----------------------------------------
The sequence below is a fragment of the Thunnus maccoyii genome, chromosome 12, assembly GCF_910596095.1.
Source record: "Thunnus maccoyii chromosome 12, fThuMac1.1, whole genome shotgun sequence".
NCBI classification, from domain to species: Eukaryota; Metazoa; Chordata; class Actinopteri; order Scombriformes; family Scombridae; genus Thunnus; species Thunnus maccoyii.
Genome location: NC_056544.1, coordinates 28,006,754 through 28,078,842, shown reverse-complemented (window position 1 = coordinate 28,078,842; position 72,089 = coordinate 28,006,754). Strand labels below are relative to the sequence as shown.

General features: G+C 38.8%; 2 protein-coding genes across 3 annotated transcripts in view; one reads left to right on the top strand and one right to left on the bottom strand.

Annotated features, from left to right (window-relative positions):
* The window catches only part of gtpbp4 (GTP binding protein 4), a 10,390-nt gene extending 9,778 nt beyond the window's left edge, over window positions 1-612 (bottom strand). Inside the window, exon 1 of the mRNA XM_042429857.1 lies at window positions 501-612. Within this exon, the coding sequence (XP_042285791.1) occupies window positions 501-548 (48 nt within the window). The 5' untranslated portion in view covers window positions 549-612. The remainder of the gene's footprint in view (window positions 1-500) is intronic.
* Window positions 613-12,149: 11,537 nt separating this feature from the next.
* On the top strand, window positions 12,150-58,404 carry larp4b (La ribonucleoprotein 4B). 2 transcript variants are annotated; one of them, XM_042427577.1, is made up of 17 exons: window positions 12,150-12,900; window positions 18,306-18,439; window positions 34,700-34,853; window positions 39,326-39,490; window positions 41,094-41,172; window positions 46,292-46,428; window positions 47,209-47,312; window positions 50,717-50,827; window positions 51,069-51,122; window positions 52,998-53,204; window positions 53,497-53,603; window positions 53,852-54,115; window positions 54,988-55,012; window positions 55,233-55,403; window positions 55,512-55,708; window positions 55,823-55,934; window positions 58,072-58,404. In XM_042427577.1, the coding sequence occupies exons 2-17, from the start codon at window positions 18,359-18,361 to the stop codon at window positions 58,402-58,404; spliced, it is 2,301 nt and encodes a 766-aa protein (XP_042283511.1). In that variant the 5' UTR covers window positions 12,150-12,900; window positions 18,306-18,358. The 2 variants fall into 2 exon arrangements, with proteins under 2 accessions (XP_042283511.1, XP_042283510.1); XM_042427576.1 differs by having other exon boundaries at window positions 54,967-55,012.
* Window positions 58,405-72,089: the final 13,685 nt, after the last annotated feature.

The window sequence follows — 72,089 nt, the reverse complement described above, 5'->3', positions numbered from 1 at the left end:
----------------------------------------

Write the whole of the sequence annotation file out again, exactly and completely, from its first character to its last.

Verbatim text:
The sequence below is a fragment of the Thunnus maccoyii genome, chromosome 12, assembly GCF_910596095.1.
Source record: "Thunnus maccoyii chromosome 12, fThuMac1.1, whole genome shotgun sequence".
NCBI classification, from domain to species: Eukaryota; Metazoa; Chordata; class Actinopteri; order Scombriformes; family Scombridae; genus Thunnus; species Thunnus maccoyii.
Genome location: NC_056544.1, coordinates 28,006,754 through 28,078,842, shown reverse-complemented (window position 1 = coordinate 28,078,842; position 72,089 = coordinate 28,006,754). Strand labels below are relative to the sequence as shown.

General features: G+C 38.8%; 2 protein-coding genes across 3 annotated transcripts in view; one reads left to right on the top strand and one right to left on the bottom strand.

Annotated features, from left to right (window-relative positions):
* The window catches only part of gtpbp4 (GTP binding protein 4), a 10,390-nt gene extending 9,778 nt beyond the window's left edge, over window positions 1-612 (bottom strand). Inside the window, exon 1 of the mRNA XM_042429857.1 lies at window positions 501-612. Within this exon, the coding sequence (XP_042285791.1) occupies window positions 501-548 (48 nt within the window). The 5' untranslated portion in view covers window positions 549-612. The remainder of the gene's footprint in view (window positions 1-500) is intronic.
* Window positions 613-12,149: 11,537 nt separating this feature from the next.
* On the top strand, window positions 12,150-58,404 carry larp4b (La ribonucleoprotein 4B). 2 transcript variants are annotated; one of them, XM_042427577.1, is made up of 17 exons: window positions 12,150-12,900; window positions 18,306-18,439; window positions 34,700-34,853; window positions 39,326-39,490; window positions 41,094-41,172; window positions 46,292-46,428; window positions 47,209-47,312; window positions 50,717-50,827; window positions 51,069-51,122; window positions 52,998-53,204; window positions 53,497-53,603; window positions 53,852-54,115; window positions 54,988-55,012; window positions 55,233-55,403; window positions 55,512-55,708; window positions 55,823-55,934; window positions 58,072-58,404. In XM_042427577.1, the coding sequence occupies exons 2-17, from the start codon at window positions 18,359-18,361 to the stop codon at window positions 58,402-58,404; spliced, it is 2,301 nt and encodes a 766-aa protein (XP_042283511.1). In that variant the 5' UTR covers window positions 12,150-12,900; window positions 18,306-18,358. The 2 variants fall into 2 exon arrangements, with proteins under 2 accessions (XP_042283511.1, XP_042283510.1); XM_042427576.1 differs by having other exon boundaries at window positions 54,967-55,012.
* Window positions 58,405-72,089: the final 13,685 nt, after the last annotated feature.

The window sequence follows — 72,089 nt, the reverse complement described above, 5'->3', positions numbered from 1 at the left end: